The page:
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TXPMC

James E. 'Bud' Smith Plant Materials Center (TXPMC)
Serving areas in the States of Colorado, Kansas, New Mexico, Oklahoma, and Texas

Established: 1965
Size: 137.5 acres
PMC Operation: NRCS
Land Ownership: Private

Image of green tractor planting seed along a water-filled drainage ditch.The James E. “Bud” Smith Plant Materials Center began in San Antonio, Texas in 1935 as the San Antonio Nursery. The nursery was later moved to Spur and then to its present home in Knox City. The Knox City Plant Materials Center (TXPMC) was renamed in 1967 in honor of James E. “Bud” Smith for his pioneering work in plant science.

The Center provides plant solutions for central Texas, southern Oklahoma, and parts of Kansas, Colorado, and New Mexico. The wide range in topography, climatic factors, and vegetation results in a diverse and unique service area.

Plant and technology development objectives of the Center include soil health, wind and water erosion control, range and pasture improvement, wildlife habitat improvement, and water quality improvement on agricultural land.

The James E. “Bud” Smith Plant Materials Center has developed over 30 improved conservation plants including varieties of sideoats grama, switchgrass, Indiangrass, big bluestem, Texas dropseed, little bluestem, Illinois bundleflower, Engelmann’s daisy, bur oak, Maximilian sunflower, and partridge pea.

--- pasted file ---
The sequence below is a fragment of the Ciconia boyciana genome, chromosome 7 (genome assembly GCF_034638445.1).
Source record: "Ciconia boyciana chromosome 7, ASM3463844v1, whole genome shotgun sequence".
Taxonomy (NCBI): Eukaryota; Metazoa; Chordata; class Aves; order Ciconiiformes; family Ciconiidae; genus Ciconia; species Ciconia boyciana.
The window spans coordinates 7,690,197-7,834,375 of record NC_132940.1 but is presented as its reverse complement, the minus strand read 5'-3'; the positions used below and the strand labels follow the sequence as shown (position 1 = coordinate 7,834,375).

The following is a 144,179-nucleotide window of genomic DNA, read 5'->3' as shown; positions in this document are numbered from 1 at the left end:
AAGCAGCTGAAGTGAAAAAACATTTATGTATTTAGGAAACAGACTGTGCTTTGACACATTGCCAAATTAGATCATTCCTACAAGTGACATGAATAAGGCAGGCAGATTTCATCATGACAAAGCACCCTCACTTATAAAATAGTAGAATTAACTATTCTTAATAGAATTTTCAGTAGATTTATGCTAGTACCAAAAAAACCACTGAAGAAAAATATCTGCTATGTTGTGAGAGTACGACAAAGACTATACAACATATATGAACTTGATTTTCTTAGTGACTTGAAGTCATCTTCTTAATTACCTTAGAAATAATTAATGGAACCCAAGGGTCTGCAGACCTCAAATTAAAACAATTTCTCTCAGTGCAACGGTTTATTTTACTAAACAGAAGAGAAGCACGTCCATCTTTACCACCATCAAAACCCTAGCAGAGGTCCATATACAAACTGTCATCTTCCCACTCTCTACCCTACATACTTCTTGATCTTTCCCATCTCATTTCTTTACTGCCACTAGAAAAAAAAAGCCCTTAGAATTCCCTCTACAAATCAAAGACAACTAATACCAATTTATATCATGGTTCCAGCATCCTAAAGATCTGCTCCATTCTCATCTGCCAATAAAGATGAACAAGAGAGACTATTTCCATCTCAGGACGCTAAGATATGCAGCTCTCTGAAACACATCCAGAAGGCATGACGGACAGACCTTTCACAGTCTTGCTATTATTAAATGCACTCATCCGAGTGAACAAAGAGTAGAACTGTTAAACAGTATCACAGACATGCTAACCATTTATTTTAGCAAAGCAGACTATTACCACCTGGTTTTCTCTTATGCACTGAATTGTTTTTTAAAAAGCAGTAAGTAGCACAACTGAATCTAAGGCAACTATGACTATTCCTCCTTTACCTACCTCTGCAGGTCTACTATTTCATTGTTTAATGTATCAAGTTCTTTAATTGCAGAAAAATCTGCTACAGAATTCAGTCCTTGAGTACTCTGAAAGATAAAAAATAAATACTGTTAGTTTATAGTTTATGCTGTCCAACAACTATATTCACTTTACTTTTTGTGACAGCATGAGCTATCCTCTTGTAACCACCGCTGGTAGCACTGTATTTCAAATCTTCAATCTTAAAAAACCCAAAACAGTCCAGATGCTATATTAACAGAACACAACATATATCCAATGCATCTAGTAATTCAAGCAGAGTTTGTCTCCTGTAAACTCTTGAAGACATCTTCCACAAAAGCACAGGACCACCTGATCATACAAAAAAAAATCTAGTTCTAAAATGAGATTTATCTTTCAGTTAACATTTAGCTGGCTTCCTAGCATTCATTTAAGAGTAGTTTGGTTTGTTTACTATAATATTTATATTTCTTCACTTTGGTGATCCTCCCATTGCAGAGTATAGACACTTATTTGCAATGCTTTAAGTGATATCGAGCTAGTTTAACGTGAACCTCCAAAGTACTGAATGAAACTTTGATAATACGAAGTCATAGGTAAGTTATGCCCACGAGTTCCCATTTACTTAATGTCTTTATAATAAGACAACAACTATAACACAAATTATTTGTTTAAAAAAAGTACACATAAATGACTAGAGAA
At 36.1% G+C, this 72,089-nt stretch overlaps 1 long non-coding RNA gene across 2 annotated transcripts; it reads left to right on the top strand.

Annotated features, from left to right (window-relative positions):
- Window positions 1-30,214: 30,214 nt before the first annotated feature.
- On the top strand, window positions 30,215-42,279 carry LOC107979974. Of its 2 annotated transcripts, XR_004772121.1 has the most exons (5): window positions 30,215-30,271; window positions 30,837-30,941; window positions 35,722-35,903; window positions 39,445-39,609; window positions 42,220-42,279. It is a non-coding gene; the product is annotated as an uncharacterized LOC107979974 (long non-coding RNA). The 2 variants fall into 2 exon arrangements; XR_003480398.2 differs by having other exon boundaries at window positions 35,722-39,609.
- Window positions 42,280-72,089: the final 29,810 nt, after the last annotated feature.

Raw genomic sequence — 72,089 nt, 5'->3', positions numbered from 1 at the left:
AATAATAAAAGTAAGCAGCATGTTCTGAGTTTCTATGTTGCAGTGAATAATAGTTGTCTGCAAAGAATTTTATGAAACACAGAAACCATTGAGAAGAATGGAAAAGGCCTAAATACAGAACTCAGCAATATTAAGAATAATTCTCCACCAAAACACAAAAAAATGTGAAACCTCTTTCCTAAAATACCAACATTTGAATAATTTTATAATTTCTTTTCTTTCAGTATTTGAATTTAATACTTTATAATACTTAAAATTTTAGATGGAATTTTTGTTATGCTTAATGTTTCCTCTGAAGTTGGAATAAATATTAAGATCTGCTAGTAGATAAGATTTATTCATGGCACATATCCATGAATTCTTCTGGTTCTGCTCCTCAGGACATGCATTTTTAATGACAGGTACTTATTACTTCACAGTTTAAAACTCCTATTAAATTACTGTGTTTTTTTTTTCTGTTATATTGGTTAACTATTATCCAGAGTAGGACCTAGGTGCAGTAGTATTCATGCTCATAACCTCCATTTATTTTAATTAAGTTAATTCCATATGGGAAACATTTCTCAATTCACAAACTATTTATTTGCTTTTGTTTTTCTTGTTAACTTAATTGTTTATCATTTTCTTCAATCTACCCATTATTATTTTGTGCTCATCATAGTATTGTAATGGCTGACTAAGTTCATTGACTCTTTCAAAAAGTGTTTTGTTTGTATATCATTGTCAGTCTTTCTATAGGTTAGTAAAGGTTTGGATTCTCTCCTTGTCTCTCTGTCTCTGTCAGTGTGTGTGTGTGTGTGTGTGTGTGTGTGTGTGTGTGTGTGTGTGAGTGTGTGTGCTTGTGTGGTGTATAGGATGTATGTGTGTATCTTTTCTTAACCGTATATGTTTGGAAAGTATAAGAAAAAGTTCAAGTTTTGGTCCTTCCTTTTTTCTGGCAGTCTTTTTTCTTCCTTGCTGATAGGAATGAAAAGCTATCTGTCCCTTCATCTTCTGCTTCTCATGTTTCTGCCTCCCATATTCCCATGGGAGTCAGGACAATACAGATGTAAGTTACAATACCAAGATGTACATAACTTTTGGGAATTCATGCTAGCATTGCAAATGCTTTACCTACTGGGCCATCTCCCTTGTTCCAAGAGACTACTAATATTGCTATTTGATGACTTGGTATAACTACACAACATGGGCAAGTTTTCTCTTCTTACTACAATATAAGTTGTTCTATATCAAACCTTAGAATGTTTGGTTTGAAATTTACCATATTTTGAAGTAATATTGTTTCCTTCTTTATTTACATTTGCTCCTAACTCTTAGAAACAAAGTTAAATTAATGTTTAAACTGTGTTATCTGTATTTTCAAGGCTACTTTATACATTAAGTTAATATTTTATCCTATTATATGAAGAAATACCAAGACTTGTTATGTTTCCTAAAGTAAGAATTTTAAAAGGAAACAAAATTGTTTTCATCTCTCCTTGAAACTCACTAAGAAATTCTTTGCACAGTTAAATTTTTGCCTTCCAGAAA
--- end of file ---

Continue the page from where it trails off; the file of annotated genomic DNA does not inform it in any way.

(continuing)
Highlights


LIVESTOCK FORAGE AND WILDLIFE HABITAT

Healthy plant and animal communities

  • 'Selection 75' Kleingrass, San Marcos Germplasm Eastern Gamagrass and 'Lometa' Indiangrass developed for summer forage for livestock.
  • 'Sabine' Illinois Bundleflower, Plains Germplasm Prairie Acacia, ‘Comanche’ Partridge Pea, 'Eldorado' Engelmann’s Daisy, and 'Aztec' Maximilian Sunflower developed for inclusion in range mixes for livestock and wildlife habitat.
  • Improve grazing management practices by collecting growth curves and nutritional quality of forage of native grasses.
  • Evaluating and accessing plant material to increase forb diversity in conservation plantings.
  • Evaluation of biomass and quality of warm-season perennial grasses for use as a winter standing hay crop.

CONSERVE AND ENHANCE SOIL RESOURCES

Maintain and improve soil productivity

  • Improve soil health on crop land within the service area by identifying adapted cover crop species and developing management practices.
  • 'Saltalk' Alkali Sacaton, Duck Creek Germplasm Texas Dropseed and Potter County Germplasm Dropseed developed for saline site reclamation.
  • Identifying salt tolerant native plants for use on agricultural lands.
  • Identifying adapted plants and develop management practices for mine restoration.

OUTREACH AND COMMUNICATION

Promote plant material program and conservation

  • Provide training on collecting, processing, establishing, and managing native grasses for local projects throughout the service area.
  • NRCS field staff are trained in plant identification, establishment, and management of adapted plant materials for conservation programs.
  • YouTube video covering: Grain Drills and Planters.
  • The Role of the USDA-NRCS Plant Materials Program in Ecosystem Restoration Poster presentation.

James E. “Bud” Smith Plant Materials Center
3950 Farm Rd. 1292, Suite 100
Knox City, TX 79529-2514
Phone: (940) 658-3922
Fax: (884) 332-7992